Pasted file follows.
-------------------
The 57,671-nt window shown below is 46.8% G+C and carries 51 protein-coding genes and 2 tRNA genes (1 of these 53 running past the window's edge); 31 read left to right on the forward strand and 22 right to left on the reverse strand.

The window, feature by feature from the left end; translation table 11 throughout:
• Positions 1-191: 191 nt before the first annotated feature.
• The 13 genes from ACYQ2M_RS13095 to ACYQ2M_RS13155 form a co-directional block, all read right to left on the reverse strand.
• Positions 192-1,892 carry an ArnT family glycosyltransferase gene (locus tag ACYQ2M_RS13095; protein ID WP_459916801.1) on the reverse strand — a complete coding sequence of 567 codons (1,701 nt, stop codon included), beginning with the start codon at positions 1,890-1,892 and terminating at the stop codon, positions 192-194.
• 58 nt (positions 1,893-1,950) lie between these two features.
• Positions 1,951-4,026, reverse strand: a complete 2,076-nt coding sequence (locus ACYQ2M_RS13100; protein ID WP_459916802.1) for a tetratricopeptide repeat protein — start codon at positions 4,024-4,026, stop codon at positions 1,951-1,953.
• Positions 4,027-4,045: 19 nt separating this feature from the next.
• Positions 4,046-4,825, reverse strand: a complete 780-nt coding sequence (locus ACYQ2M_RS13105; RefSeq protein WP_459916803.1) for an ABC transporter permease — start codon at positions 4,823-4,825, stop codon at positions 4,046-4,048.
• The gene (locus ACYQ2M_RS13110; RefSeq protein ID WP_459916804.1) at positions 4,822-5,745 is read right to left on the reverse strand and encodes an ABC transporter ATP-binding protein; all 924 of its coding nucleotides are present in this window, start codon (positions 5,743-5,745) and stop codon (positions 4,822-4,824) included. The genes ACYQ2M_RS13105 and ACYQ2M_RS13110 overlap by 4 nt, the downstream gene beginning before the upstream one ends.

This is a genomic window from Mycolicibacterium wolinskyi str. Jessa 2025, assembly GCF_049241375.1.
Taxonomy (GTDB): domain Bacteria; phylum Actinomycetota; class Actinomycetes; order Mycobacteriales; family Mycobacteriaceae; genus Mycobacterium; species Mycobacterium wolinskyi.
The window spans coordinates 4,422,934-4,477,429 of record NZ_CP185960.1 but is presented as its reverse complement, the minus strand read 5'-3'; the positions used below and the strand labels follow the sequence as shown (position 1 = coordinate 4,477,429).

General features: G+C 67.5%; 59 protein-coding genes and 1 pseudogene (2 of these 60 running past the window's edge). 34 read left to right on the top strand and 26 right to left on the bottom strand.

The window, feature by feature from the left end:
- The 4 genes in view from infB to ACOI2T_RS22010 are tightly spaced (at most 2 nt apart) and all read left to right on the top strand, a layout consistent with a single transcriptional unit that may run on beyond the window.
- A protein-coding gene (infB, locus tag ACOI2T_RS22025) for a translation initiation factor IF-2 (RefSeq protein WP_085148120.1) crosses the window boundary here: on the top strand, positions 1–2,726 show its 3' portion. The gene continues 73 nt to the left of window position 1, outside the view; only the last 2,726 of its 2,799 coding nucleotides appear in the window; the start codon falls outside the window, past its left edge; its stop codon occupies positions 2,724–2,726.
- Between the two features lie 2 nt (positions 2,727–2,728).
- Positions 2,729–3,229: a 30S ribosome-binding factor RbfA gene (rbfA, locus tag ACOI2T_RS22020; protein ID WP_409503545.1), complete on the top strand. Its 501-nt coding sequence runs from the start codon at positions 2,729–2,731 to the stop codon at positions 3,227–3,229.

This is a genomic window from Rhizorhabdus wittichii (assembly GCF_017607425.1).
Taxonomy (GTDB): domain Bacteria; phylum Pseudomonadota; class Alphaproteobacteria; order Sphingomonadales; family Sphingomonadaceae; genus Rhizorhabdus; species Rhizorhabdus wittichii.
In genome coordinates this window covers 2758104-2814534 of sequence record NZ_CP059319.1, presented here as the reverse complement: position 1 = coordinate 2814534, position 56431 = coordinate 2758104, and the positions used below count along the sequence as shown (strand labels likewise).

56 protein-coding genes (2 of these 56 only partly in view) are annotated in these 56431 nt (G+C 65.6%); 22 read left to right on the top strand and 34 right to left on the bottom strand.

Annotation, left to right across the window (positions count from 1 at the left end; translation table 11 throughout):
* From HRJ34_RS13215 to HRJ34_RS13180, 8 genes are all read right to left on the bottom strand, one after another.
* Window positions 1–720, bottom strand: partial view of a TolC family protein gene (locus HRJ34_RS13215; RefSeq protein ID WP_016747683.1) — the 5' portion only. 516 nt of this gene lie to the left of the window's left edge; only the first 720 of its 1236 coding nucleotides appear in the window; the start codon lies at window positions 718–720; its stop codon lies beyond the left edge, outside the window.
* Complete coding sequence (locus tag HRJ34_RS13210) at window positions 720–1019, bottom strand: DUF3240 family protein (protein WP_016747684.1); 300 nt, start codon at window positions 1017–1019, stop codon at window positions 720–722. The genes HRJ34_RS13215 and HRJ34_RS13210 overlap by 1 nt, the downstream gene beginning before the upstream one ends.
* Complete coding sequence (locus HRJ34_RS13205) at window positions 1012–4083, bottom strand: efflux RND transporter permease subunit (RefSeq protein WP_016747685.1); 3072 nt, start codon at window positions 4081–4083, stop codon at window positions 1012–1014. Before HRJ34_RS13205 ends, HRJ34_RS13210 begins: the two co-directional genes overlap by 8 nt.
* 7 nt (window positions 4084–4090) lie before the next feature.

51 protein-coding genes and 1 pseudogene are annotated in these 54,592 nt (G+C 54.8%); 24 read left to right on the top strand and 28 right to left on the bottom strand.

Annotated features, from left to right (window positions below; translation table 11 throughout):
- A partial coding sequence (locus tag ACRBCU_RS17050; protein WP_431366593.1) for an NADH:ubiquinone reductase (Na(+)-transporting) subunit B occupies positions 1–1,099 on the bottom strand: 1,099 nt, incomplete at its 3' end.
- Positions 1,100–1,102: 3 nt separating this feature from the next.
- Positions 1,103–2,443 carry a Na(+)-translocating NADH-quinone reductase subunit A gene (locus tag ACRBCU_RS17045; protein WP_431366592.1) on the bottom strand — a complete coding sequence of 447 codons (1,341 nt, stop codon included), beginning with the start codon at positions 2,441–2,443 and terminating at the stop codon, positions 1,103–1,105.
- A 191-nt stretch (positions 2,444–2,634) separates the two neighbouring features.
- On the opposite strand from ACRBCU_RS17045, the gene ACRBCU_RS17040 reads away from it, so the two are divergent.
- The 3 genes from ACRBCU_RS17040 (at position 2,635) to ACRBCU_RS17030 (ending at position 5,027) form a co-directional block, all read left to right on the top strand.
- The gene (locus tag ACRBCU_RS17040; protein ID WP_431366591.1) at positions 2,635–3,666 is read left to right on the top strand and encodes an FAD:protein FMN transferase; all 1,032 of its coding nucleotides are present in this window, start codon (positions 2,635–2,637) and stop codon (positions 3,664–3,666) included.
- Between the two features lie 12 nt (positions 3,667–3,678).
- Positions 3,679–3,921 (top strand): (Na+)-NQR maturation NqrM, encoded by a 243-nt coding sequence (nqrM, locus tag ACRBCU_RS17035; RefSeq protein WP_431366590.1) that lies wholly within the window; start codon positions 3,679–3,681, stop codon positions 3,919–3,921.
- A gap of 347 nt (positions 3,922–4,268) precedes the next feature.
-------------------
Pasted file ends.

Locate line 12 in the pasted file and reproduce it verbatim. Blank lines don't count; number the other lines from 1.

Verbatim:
Taxonomy (GTDB): domain Bacteria; phylum Actinomycetota; class Actinomycetes; order Mycobacteriales; family Mycobacteriaceae; genus Mycobacterium; species Mycobacterium wolinskyi.